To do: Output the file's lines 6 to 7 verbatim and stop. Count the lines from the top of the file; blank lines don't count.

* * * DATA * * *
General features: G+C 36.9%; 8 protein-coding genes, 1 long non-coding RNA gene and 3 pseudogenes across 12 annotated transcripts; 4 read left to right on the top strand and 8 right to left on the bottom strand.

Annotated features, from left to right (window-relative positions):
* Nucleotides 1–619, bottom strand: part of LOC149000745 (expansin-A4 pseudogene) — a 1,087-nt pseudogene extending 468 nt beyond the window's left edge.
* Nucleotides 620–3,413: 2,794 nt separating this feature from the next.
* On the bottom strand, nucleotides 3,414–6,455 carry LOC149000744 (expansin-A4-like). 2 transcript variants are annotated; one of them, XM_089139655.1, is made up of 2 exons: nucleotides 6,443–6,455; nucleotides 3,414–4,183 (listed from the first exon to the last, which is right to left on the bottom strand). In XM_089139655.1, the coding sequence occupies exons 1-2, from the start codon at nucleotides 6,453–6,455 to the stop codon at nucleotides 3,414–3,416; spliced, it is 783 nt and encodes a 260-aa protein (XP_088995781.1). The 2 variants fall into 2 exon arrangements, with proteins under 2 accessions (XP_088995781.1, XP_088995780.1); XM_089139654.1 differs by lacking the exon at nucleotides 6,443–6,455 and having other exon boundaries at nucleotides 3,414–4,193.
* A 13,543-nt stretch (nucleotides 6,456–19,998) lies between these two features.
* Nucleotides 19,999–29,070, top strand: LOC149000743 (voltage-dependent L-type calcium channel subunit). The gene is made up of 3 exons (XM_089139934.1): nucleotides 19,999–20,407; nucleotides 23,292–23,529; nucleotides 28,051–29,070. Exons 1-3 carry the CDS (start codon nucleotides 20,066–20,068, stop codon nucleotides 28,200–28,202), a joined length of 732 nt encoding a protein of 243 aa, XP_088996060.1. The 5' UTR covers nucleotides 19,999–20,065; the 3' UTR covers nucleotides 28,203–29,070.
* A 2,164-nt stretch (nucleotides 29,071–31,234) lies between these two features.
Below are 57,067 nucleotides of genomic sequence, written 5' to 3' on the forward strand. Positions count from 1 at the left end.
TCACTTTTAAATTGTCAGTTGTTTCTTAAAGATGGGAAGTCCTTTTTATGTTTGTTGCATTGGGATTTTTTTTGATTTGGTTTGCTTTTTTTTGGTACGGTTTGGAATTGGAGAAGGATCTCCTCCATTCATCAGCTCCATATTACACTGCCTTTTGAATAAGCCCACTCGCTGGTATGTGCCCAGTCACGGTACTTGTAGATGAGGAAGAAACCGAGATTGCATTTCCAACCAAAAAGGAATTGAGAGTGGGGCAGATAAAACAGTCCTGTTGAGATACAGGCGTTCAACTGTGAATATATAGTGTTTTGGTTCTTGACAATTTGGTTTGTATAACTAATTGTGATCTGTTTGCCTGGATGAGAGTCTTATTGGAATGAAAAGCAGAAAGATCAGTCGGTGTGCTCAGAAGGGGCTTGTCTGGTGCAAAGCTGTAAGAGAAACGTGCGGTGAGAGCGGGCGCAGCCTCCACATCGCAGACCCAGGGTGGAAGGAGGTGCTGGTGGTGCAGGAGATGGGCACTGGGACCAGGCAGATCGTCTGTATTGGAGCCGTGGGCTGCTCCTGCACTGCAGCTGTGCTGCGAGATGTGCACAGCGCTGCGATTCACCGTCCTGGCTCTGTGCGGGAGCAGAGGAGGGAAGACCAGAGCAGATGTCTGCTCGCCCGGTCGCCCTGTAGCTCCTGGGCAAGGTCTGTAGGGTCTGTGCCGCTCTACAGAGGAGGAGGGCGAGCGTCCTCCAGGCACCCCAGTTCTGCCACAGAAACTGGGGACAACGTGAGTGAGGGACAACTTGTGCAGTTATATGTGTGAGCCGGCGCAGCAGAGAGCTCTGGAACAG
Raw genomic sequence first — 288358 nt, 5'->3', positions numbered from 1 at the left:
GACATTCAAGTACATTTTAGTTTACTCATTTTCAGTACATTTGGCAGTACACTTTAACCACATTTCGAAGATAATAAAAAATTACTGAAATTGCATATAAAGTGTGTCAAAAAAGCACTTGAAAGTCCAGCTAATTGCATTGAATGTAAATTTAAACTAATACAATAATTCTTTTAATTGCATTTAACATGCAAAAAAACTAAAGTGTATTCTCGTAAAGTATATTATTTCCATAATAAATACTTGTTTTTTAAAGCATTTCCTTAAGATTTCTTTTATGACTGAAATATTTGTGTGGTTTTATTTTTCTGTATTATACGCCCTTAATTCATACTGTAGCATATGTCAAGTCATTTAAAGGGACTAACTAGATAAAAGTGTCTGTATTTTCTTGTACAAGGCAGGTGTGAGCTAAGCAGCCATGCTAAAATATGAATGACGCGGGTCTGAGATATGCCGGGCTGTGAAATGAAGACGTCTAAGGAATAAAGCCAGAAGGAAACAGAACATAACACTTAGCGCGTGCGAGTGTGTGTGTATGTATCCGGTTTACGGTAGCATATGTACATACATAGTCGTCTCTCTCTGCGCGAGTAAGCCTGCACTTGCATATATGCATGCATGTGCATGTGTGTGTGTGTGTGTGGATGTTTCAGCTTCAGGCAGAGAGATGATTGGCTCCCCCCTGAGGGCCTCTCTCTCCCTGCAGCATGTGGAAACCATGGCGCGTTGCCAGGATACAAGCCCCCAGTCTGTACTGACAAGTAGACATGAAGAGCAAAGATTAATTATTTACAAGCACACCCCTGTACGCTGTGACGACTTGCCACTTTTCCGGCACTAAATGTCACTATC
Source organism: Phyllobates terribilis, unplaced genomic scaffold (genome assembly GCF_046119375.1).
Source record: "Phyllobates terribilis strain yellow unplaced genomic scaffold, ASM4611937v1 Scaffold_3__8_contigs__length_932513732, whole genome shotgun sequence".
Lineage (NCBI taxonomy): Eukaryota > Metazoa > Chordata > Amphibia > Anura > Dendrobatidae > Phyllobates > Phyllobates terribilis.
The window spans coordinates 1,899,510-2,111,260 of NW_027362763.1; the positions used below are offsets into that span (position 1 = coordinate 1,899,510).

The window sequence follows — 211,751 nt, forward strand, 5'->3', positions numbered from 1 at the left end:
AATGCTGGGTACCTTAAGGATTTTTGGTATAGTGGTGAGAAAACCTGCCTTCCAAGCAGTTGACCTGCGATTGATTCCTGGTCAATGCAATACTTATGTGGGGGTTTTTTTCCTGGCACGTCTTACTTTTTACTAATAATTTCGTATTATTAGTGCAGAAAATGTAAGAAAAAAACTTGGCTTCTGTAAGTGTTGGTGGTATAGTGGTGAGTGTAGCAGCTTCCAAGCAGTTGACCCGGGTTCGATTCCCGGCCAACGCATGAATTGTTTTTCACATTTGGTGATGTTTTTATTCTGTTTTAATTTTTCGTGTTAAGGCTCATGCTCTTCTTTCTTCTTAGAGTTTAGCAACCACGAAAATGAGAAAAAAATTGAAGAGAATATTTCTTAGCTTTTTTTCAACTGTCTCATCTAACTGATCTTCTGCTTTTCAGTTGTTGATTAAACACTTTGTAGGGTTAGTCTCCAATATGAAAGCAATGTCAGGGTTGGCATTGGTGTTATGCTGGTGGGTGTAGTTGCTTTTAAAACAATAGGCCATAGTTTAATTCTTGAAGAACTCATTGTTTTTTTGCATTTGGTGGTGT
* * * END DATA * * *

* A 13,543-nt stretch (nucleotides 6,456–19,998) lies between these two features.
* Nucleotides 19,999–29,070, top strand: LOC149000743 (voltage-dependent L-type calcium channel subunit). The gene is made up of 3 exons (XM_089139934.1): nucleotides 19,999–20,407; nucleotides 23,292–23,529; nucleotides 28,051–29,070. Exons 1-3 carry the CDS (start codon nucleotides 20,066–20,068, stop codon nucleotides 28,200–28,202), a joined length of 732 nt encoding a protein of 243 aa, XP_088996060.1. The 5' UTR covers nucleotides 19,999–20,065; the 3' UTR covers nucleotides 28,203–29,070.